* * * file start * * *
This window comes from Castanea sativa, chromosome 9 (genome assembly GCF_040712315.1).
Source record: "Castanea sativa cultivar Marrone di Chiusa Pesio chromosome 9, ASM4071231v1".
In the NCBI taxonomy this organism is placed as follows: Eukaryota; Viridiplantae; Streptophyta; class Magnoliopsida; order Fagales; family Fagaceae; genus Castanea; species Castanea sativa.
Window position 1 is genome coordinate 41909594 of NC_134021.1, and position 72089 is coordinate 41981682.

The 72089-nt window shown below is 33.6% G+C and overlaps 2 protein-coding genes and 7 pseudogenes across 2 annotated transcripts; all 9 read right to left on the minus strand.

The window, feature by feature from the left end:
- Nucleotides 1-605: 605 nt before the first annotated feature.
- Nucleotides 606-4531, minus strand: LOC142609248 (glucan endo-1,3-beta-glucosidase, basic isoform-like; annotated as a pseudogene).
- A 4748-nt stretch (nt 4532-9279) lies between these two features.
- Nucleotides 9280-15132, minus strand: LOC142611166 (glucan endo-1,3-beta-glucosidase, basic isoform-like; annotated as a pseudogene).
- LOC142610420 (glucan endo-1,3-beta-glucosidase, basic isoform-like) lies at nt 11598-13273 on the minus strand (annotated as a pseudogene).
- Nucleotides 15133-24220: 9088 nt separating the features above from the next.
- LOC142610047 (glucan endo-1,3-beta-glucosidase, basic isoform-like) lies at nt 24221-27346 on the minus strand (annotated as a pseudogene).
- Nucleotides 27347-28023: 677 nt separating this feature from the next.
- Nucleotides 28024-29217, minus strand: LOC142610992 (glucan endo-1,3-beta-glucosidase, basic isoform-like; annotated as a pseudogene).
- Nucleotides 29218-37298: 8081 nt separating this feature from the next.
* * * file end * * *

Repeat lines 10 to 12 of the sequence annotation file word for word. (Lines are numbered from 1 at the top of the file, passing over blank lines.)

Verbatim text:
- Nucleotides 9280-15132, minus strand: LOC142611166 (glucan endo-1,3-beta-glucosidase, basic isoform-like; annotated as a pseudogene).
- LOC142610420 (glucan endo-1,3-beta-glucosidase, basic isoform-like) lies at nt 11598-13273 on the minus strand (annotated as a pseudogene).
- Nucleotides 15133-24220: 9088 nt separating the features above from the next.